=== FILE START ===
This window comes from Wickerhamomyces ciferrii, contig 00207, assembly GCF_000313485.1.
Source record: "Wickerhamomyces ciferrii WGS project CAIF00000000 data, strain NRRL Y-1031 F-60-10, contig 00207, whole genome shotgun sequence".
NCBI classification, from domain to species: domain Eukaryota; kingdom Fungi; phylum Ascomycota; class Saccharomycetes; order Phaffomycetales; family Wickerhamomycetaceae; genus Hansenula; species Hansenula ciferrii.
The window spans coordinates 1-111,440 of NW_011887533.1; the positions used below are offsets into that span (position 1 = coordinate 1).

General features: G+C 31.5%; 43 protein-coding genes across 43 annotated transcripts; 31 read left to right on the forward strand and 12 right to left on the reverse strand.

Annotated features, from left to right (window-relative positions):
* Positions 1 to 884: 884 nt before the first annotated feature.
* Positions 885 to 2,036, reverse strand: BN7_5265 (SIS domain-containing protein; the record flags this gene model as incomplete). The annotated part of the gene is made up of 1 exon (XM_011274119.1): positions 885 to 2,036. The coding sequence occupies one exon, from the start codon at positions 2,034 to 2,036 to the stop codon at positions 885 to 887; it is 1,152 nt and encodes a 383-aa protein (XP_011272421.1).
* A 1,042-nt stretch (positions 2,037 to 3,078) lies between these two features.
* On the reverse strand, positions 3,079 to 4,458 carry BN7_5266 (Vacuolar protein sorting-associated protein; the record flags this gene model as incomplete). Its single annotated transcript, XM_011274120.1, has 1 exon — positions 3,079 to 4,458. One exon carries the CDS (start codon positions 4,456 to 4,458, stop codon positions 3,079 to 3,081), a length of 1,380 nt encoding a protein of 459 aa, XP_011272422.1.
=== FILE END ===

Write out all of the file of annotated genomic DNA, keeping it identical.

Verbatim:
This window comes from Wickerhamomyces ciferrii, contig 00207, assembly GCF_000313485.1.
Source record: "Wickerhamomyces ciferrii WGS project CAIF00000000 data, strain NRRL Y-1031 F-60-10, contig 00207, whole genome shotgun sequence".
NCBI classification, from domain to species: domain Eukaryota; kingdom Fungi; phylum Ascomycota; class Saccharomycetes; order Phaffomycetales; family Wickerhamomycetaceae; genus Hansenula; species Hansenula ciferrii.
The window spans coordinates 1-111,440 of NW_011887533.1; the positions used below are offsets into that span (position 1 = coordinate 1).

General features: G+C 31.5%; 43 protein-coding genes across 43 annotated transcripts; 31 read left to right on the forward strand and 12 right to left on the reverse strand.

Annotated features, from left to right (window-relative positions):
* Positions 1 to 884: 884 nt before the first annotated feature.
* Positions 885 to 2,036, reverse strand: BN7_5265 (SIS domain-containing protein; the record flags this gene model as incomplete). The annotated part of the gene is made up of 1 exon (XM_011274119.1): positions 885 to 2,036. The coding sequence occupies one exon, from the start codon at positions 2,034 to 2,036 to the stop codon at positions 885 to 887; it is 1,152 nt and encodes a 383-aa protein (XP_011272421.1).
* A 1,042-nt stretch (positions 2,037 to 3,078) lies between these two features.
* On the reverse strand, positions 3,079 to 4,458 carry BN7_5266 (Vacuolar protein sorting-associated protein; the record flags this gene model as incomplete). Its single annotated transcript, XM_011274120.1, has 1 exon — positions 3,079 to 4,458. One exon carries the CDS (start codon positions 4,456 to 4,458, stop codon positions 3,079 to 3,081), a length of 1,380 nt encoding a protein of 459 aa, XP_011272422.1.